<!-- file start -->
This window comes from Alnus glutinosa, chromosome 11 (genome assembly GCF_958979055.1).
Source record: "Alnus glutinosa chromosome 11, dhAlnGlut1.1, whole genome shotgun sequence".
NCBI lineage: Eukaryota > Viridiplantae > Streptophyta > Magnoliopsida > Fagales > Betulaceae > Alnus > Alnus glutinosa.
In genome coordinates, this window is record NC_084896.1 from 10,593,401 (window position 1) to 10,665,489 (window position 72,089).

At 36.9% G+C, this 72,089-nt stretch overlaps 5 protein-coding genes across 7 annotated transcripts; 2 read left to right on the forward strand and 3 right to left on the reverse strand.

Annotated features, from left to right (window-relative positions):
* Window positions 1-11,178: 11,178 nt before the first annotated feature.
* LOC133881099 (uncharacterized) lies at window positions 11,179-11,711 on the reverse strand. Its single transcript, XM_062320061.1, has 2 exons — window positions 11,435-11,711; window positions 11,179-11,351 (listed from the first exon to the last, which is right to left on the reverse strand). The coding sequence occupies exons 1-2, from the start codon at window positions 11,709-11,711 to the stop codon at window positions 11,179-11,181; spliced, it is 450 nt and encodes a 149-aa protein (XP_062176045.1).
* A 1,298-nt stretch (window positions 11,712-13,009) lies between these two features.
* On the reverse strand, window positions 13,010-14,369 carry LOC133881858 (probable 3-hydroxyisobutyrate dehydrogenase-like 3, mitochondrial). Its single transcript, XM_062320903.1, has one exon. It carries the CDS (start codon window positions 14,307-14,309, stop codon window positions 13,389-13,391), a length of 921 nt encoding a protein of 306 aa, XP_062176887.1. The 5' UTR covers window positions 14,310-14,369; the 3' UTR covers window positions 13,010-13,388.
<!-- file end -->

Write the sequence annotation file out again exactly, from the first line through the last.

This window comes from Alnus glutinosa, chromosome 11 (genome assembly GCF_958979055.1).
Source record: "Alnus glutinosa chromosome 11, dhAlnGlut1.1, whole genome shotgun sequence".
NCBI lineage: Eukaryota > Viridiplantae > Streptophyta > Magnoliopsida > Fagales > Betulaceae > Alnus > Alnus glutinosa.
In genome coordinates, this window is record NC_084896.1 from 10,593,401 (window position 1) to 10,665,489 (window position 72,089).

At 36.9% G+C, this 72,089-nt stretch overlaps 5 protein-coding genes across 7 annotated transcripts; 2 read left to right on the forward strand and 3 right to left on the reverse strand.

Annotated features, from left to right (window-relative positions):
* Window positions 1-11,178: 11,178 nt before the first annotated feature.
* LOC133881099 (uncharacterized) lies at window positions 11,179-11,711 on the reverse strand. Its single transcript, XM_062320061.1, has 2 exons — window positions 11,435-11,711; window positions 11,179-11,351 (listed from the first exon to the last, which is right to left on the reverse strand). The coding sequence occupies exons 1-2, from the start codon at window positions 11,709-11,711 to the stop codon at window positions 11,179-11,181; spliced, it is 450 nt and encodes a 149-aa protein (XP_062176045.1).
* A 1,298-nt stretch (window positions 11,712-13,009) lies between these two features.
* On the reverse strand, window positions 13,010-14,369 carry LOC133881858 (probable 3-hydroxyisobutyrate dehydrogenase-like 3, mitochondrial). Its single transcript, XM_062320903.1, has one exon. It carries the CDS (start codon window positions 14,307-14,309, stop codon window positions 13,389-13,391), a length of 921 nt encoding a protein of 306 aa, XP_062176887.1. The 5' UTR covers window positions 14,310-14,369; the 3' UTR covers window positions 13,010-13,388.